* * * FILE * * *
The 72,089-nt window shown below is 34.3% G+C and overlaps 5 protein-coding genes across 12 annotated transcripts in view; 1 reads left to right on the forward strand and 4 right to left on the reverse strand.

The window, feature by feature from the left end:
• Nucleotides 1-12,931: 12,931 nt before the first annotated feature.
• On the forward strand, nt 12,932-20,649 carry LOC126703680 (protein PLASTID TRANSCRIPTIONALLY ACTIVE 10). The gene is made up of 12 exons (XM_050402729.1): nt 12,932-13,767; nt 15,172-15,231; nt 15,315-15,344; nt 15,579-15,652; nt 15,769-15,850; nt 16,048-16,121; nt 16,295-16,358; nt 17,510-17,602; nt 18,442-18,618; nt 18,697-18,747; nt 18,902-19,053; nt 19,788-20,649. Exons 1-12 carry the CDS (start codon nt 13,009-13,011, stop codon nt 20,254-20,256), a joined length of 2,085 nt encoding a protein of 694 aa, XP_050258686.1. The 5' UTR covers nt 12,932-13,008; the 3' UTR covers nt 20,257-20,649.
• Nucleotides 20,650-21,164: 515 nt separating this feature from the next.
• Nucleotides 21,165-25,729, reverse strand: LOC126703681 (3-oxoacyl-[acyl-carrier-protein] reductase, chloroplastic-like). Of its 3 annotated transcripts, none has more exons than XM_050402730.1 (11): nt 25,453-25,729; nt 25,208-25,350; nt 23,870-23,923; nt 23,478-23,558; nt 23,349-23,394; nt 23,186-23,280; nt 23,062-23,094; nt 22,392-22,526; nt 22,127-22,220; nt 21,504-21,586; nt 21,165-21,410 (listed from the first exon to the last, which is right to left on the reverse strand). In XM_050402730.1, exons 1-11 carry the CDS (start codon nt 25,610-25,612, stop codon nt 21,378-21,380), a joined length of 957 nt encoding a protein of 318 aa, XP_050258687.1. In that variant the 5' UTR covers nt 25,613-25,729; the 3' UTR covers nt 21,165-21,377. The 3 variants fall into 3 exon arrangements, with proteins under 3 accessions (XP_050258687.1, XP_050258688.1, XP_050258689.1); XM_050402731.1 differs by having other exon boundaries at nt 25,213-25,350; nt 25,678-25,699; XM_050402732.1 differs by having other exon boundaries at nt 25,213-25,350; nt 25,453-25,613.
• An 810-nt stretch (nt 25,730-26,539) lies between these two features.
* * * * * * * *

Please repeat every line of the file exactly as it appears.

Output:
The 72,089-nt window shown below is 34.3% G+C and overlaps 5 protein-coding genes across 12 annotated transcripts in view; 1 reads left to right on the forward strand and 4 right to left on the reverse strand.

The window, feature by feature from the left end:
• Nucleotides 1-12,931: 12,931 nt before the first annotated feature.
• On the forward strand, nt 12,932-20,649 carry LOC126703680 (protein PLASTID TRANSCRIPTIONALLY ACTIVE 10). The gene is made up of 12 exons (XM_050402729.1): nt 12,932-13,767; nt 15,172-15,231; nt 15,315-15,344; nt 15,579-15,652; nt 15,769-15,850; nt 16,048-16,121; nt 16,295-16,358; nt 17,510-17,602; nt 18,442-18,618; nt 18,697-18,747; nt 18,902-19,053; nt 19,788-20,649. Exons 1-12 carry the CDS (start codon nt 13,009-13,011, stop codon nt 20,254-20,256), a joined length of 2,085 nt encoding a protein of 694 aa, XP_050258686.1. The 5' UTR covers nt 12,932-13,008; the 3' UTR covers nt 20,257-20,649.
• Nucleotides 20,650-21,164: 515 nt separating this feature from the next.
• Nucleotides 21,165-25,729, reverse strand: LOC126703681 (3-oxoacyl-[acyl-carrier-protein] reductase, chloroplastic-like). Of its 3 annotated transcripts, none has more exons than XM_050402730.1 (11): nt 25,453-25,729; nt 25,208-25,350; nt 23,870-23,923; nt 23,478-23,558; nt 23,349-23,394; nt 23,186-23,280; nt 23,062-23,094; nt 22,392-22,526; nt 22,127-22,220; nt 21,504-21,586; nt 21,165-21,410 (listed from the first exon to the last, which is right to left on the reverse strand). In XM_050402730.1, exons 1-11 carry the CDS (start codon nt 25,610-25,612, stop codon nt 21,378-21,380), a joined length of 957 nt encoding a protein of 318 aa, XP_050258687.1. In that variant the 5' UTR covers nt 25,613-25,729; the 3' UTR covers nt 21,165-21,377. The 3 variants fall into 3 exon arrangements, with proteins under 3 accessions (XP_050258687.1, XP_050258688.1, XP_050258689.1); XM_050402731.1 differs by having other exon boundaries at nt 25,213-25,350; nt 25,678-25,699; XM_050402732.1 differs by having other exon boundaries at nt 25,213-25,350; nt 25,453-25,613.
• An 810-nt stretch (nt 25,730-26,539) lies between these two features.